• Leader: A single Replica for each Shard that takes charge of coordinating index updates (document additions or deletions) to other replicas in the same shard. This is a transient responsibility assigned to a node via an election, if the current Shard Leader goes down, a new node will automatically be elected to take its place.
  • Transaction log: An append-only log of write operations maintained by each Replica. This log is required with SolrCloud implementations and is created and managed automatically by Solr.
  • ZooKeeper: The system used by SolrCloud to keep track of configuration files and node names for a cluster. A ZooKeeper cluster is used as the central configuration store for the cluster, a coordinator for operations requiring distributed synchronization, and the system of record for cluster topology.

 

1.5 Solr Server Tuning

 

Refer to the following article for Solr server tuning and additional tuning resources.

 

 

2. Spark Solr Connector

 

2.1 Spark Solr Connector Introduction

 

The Spark Solr Connector is a library that allows seamless integration between Apache Spark and Apache Solr, enabling you to read data from Solr into Spark and write data from Spark into Solr. It provides a convenient way to leverage the power of Spark's distributed processing capabilities with Solr's indexing and querying capabilities.

 

The Spark Solr Connector provides more advanced functionalities for working with Solr and Spark, such as query pushdown, schema inference, and custom Solr field mapping.

 

2.2 Spark Solr Connector Features

 

  • Send objects from a Spark (Streaming or DataFrames) into Solr.
  • Read the results from a Solr query as a Spark RDD or DataFrame.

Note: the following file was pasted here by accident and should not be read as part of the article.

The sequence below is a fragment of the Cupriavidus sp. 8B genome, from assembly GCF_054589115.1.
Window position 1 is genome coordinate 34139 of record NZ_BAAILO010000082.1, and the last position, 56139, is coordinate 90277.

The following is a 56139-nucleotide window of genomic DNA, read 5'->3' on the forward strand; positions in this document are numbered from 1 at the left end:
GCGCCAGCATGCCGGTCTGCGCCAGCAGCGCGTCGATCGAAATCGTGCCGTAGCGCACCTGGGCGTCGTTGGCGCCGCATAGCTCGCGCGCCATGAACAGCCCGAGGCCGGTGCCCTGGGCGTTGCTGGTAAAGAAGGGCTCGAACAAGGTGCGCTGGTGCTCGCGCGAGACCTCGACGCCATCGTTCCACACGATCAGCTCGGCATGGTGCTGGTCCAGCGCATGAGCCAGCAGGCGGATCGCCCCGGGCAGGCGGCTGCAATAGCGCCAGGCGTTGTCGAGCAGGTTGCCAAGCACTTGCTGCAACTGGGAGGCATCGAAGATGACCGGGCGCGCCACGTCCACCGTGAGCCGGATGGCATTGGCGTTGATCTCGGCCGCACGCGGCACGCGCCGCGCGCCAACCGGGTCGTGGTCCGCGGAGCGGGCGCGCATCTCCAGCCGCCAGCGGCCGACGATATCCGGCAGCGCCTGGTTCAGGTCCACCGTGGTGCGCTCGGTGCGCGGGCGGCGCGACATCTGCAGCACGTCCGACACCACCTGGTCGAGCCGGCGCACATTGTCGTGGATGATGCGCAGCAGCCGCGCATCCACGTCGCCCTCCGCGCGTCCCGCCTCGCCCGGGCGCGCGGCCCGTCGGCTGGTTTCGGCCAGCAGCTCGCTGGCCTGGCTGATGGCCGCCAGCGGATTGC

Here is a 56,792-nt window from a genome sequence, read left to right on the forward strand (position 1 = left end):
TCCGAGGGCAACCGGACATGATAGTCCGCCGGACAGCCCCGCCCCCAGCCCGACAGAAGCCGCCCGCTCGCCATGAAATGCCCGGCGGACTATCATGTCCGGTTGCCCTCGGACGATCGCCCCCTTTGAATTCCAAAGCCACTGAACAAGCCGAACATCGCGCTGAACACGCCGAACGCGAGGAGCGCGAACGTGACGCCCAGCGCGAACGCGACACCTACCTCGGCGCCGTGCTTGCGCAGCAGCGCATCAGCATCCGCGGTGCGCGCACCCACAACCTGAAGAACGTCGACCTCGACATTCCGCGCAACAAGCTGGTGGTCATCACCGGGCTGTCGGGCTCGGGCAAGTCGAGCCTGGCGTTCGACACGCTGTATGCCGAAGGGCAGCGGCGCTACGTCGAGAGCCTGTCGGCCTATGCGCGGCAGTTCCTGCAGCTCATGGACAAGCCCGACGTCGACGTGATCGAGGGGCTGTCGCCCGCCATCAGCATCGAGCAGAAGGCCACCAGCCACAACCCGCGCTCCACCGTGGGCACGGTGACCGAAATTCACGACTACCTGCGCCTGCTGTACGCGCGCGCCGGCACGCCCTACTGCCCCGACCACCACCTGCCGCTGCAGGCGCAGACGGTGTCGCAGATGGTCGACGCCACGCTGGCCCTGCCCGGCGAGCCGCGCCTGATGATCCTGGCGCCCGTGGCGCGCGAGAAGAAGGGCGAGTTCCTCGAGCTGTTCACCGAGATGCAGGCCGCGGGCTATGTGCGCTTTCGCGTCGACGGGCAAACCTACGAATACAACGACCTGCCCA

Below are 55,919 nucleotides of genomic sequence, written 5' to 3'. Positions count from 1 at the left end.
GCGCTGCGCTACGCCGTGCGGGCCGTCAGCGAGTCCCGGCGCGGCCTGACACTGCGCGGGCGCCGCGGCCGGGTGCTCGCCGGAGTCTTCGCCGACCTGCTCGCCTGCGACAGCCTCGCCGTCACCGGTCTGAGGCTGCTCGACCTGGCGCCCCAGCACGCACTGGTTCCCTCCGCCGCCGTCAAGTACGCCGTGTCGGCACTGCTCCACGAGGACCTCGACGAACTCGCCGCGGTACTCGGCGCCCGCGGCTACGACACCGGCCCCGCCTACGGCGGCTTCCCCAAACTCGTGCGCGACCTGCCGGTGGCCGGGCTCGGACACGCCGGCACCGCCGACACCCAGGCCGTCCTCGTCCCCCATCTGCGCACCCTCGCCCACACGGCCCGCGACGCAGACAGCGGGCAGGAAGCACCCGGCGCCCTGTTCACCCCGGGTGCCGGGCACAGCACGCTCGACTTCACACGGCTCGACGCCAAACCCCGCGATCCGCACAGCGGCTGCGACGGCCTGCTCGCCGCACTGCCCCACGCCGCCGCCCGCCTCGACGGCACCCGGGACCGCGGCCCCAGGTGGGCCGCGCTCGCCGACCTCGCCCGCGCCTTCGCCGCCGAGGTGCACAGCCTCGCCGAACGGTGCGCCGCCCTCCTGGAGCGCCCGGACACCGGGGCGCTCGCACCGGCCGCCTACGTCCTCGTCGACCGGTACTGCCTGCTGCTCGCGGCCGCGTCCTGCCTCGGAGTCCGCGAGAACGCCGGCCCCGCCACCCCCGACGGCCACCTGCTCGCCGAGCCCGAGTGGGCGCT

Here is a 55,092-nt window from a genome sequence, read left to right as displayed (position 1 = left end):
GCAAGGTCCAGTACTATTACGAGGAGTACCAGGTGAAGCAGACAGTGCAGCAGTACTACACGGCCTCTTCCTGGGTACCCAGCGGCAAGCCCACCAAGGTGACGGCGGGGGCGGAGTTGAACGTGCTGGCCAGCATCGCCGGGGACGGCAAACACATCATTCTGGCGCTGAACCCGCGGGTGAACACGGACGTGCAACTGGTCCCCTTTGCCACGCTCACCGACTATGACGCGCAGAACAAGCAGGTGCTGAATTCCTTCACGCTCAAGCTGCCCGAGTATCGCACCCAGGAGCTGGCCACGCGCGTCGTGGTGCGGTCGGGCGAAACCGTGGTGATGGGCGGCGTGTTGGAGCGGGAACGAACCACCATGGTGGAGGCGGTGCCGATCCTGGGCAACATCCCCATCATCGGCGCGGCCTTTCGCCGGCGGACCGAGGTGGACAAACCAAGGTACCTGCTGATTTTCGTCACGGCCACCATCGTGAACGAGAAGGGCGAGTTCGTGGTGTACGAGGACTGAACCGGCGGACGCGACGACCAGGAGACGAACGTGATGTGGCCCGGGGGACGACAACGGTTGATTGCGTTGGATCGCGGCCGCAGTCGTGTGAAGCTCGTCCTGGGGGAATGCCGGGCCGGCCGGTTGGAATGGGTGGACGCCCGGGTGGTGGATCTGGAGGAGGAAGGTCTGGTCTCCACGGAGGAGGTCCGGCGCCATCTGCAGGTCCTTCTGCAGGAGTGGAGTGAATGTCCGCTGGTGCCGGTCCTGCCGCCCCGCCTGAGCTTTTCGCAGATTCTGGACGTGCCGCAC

• Shard partitioning, intra-shard splitting, streaming results
  • Stream documents from Solr using /export handler (only works for exporting fields that have docValues enabled).
  • Read large result sets from Solr using cursors or with the export handler.
  • Data locality. If Spark workers and Solr processes are co-located on the same nodes, the partitions are placed on the nodes where the replicas are located.

 

2.3 Advantages of Spark Solr Connector

 

  • Seamless integration: The Spark Solr Connector provides seamless integration between Apache Spark and Apache Solr, allowing you to leverage the strengths of both platforms for data processing and search.
  • High-performance: The connector leverages Spark's distributed processing capabilities and Solr's indexing and querying capabilities, enabling high-performance data processing and search operations.
  • Query pushdown: The connector supports query pushdown, which allows some parts of the query to be executed directly in Solr, reducing data transfer between Spark and Solr and improving overall performance. Schema inference: The connector can automatically infer the schema of the Solr collection and apply it to the Spark DataFrame, eliminating the need for manual schema definition.
  • Flexible data processing: With the Spark Solr Connector, you can easily read data from Solr into Spark for further processing, analysis, and machine learning tasks, and write data from Spark into Solr for indexing and search.